Suppose you are wondering how you will get the product after placing an order at Amazon. Let’s reveal the magic that happens after clicking on the “buy” option on Amazon.

As a customer, I sometimes become curious to know what happens behind the scenes of Amazon inventory management and how I get the product by clicking an option. 

If you are just like me and want to explore inside Amazon fulfillment centers, here is your chance. The in-depth warehouse tour program offers a virtual tour worldwide, allowing guests to explore what it is like to work inside fulfillment centers. They will also get the foretaste of the latest technology and employees at the amazon center.

What is the history of Amazon fulfillment centers?

In 1995, Jeff Bezos founded the tiny company “Amazon” and is currently one of the world's largest e-commerce platforms. The first fulfillment center was built in 1997 in Seattle at 93000 square feet. The second one was in Delaware at 202,000 square feet. Today in the USA, Amazon has 110 fulfillment centers and 185 fulfillment centers worldwide, as large as 28 football fields. 

How does the Amazon fulfillment center work?

Despite the resounding space, the climate on the roof is extremely comfortable, maintaining the ambient temperature throughout the year. Employees pick, pack, and then ship buyer orders at overall 175 similar facilities around the world.

Let’s check what will be done after placing an order and how it will be delivered to you from the warehouse. 

First step- where the product enters the warehouse:

When the product reaches the inbound dock, it gets taken off previews by a forklift built into pallets. After that, whether the product comes from another amazon facility or a vendor like a seller is using FBA or Fulfillment by Amazon is checked. With FBA, small sellers can store their inventory at the warehouses, and Amazon picks, packs, then ships and also provides customer service, plus helps those small sellers to reach more customers. 

Second step- The Storing process:

Amazon stores inventory randomly, which means they have not separated the products. Yellow-tiered pods load bins full of distinct products tracked by the computers. It makes it easier for employees to rapidly pick & pack multiple items.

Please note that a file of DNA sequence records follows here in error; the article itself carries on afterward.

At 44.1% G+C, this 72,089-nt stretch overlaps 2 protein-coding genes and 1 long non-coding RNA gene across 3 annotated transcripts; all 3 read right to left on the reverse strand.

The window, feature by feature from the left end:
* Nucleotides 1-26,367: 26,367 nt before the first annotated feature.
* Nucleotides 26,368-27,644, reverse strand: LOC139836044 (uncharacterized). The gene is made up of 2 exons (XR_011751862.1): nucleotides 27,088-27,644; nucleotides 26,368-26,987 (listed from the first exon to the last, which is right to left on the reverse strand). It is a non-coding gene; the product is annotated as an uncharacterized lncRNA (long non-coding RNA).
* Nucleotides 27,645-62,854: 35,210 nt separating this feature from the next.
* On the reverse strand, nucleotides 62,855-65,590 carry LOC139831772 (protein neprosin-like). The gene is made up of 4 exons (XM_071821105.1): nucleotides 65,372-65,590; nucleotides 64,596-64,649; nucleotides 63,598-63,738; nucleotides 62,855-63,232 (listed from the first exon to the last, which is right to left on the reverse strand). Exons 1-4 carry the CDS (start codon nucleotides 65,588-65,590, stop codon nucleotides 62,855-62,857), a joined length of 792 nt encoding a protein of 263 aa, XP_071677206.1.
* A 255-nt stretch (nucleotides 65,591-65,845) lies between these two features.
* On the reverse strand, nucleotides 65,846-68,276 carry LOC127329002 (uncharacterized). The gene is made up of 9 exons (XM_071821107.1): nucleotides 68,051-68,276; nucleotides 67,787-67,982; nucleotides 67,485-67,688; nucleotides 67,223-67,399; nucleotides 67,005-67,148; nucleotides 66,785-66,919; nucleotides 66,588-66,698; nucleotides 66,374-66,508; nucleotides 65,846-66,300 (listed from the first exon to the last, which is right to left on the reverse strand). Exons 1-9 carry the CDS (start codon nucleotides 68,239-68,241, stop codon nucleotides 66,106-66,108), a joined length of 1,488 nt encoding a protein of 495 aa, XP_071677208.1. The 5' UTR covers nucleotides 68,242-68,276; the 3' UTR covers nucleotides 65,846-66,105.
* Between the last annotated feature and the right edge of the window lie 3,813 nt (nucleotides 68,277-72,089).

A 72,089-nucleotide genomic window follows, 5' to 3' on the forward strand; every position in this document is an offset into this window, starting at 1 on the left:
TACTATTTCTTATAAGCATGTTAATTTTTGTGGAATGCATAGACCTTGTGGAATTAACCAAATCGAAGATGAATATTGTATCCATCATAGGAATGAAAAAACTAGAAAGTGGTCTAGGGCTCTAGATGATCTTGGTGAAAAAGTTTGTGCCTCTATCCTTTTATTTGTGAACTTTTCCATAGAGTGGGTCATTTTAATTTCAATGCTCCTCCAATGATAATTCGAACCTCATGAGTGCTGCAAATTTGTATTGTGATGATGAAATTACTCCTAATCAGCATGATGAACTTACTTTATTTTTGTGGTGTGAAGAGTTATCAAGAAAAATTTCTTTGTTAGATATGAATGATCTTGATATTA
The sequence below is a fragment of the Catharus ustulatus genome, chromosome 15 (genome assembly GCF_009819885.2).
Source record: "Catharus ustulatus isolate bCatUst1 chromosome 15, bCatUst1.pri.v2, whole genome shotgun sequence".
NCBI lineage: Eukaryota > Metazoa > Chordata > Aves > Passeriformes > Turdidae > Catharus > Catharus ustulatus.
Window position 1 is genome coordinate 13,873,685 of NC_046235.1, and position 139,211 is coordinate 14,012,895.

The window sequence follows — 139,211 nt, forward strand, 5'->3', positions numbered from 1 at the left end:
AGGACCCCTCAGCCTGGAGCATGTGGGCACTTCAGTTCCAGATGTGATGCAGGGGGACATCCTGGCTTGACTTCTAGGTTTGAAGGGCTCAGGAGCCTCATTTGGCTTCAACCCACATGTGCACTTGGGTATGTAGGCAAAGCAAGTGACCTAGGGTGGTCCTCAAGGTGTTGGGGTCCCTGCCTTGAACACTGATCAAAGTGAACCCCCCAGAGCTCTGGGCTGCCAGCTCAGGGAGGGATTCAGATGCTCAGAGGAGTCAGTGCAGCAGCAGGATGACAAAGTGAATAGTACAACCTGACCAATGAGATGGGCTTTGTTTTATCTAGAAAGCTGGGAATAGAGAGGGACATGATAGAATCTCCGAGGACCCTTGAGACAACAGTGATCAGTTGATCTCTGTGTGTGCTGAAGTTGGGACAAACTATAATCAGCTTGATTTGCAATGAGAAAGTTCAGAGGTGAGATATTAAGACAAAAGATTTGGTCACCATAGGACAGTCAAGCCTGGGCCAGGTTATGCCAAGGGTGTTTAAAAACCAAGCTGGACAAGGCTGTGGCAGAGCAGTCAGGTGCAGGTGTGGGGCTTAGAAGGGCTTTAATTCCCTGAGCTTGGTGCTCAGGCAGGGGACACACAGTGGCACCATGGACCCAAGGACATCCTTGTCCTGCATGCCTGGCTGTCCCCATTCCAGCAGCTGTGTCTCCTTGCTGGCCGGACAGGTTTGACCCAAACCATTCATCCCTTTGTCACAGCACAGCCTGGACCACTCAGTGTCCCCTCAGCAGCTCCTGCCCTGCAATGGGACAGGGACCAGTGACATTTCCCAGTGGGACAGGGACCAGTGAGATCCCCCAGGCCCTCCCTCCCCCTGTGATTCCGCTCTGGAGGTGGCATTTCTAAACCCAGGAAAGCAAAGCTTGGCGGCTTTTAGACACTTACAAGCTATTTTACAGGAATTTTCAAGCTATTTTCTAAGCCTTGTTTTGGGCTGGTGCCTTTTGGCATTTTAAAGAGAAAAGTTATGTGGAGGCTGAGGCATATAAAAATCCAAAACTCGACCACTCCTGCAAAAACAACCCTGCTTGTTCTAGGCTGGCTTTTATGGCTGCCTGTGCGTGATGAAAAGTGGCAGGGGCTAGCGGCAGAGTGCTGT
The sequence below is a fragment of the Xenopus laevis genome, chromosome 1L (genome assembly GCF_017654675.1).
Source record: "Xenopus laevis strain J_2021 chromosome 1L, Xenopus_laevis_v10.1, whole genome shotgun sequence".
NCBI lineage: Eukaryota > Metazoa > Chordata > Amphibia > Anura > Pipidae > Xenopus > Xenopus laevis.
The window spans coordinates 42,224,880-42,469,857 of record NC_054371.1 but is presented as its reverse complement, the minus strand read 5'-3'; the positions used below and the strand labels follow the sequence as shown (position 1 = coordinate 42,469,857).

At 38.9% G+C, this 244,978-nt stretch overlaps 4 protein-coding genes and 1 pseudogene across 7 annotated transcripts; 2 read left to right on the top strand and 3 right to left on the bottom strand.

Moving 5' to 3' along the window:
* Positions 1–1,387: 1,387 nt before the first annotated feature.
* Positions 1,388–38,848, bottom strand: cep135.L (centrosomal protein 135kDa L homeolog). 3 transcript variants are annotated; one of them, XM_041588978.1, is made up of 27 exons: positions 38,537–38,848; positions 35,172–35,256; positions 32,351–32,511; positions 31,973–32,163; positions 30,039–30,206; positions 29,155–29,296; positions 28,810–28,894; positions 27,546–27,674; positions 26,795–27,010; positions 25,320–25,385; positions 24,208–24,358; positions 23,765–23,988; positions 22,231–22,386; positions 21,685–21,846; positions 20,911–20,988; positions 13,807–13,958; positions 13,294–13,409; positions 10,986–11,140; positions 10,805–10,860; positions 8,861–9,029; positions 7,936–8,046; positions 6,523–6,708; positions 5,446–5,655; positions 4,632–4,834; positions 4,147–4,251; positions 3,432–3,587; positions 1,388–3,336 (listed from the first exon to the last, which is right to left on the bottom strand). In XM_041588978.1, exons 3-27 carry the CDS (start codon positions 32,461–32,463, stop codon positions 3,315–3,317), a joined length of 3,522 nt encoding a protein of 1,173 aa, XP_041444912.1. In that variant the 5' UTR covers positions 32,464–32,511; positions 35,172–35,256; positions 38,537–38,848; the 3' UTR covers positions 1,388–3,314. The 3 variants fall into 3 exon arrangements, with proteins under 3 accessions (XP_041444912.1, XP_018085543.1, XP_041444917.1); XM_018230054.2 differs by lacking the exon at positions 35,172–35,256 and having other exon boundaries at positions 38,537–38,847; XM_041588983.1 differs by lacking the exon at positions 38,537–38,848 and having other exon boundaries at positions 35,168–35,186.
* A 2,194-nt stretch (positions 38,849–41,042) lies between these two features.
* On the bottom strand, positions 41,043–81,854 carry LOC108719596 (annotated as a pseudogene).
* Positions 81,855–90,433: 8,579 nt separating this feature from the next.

Depending on item size, robots ship these pods to employees at stow points, directing 2D barcodes. The stow points look for appropriate space for every product, stow it into the pod, and make it in stock for purchase. 

Third Step- Picking orders:

Pickers are like individual shoppers, choosing from hundreds of products daily to justify customer orders. When an order arrives, the robot brings capsules filled with items to colleagues working at the picking stations. The collector reads the screen, takes the correct product from the bin, and places it in a yellow plastic box named tote.

 The robots are extremely smart but don't compete for work — they're made in Amazon's fulfillment centers. By transporting thousands of capsules with millions of items stored inside, the robots allow more inventory to be routed through the fulfillment center, which means more employees are needed to manage that inventory

Fourth Step- Quality Assurance:

Different teams ensure smooth order processing along the way. The Inventory Control and Quality Assurance team ensures that the item's physical location matches that on your computer by tracking millions of SKUs. Even the robots need help, so Amnesty's floor guards keep the floors clean and rearrange the elements when needed. 

 When you visit Amazon's fulfillment center, you will witness a procedure constantly being perfected. For example, where employees used to have to manually scan the location of a basket after dropping each product, machine learning can now automatically learn where the employee dropped the item. Today it is impossible to forecast what technological innovations you will see six months from now.

Fifth Step- Packing Order:

First, items from different products are sorted and scanned for accuracy. They are then sent to the packing station, where the computer recommends carton sizes to colleagues, and the machine measures the amount of adhesive tape required. Many products ship in their original packaging, and Amazon works with suppliers to decrease packaging. There are no shipping labels at this stage – the machines do it all down the line, caring for customer privacy and ensuring process efficiencies.

Sixth Step- Shipping order out:

The envelopes and wrapped boxes then pass through the SLAM machines, which apply the shipping labels surprisingly quickly and easily despite the name. A shipment sorter reads bundle labels to regulate where and how quickly customer orders should be shipped and acts as a traffic controller.

 Ready-to-Roll packages are moved from the conveyor belt to the right trailer depending on the shipping method, delivery speed, and location. Every shipping dock door can accommodate trailers from different locations and carriers.

What is the timing of those fulfillment centers?

Amazon warehouses are busiest over holidays. Especially during the peak season in Nov and Dec, FCs ship more than a million packages daily. At that time, associates work for 12 hours a day.

Final Word:

If you want to take this 1-hour tour, you must schedule it online, and the age limit is 6 or more. Wear flat shoes, tie back long hair, and, most importantly, use handrails on stairs for safety. So now it has become easy to explore things.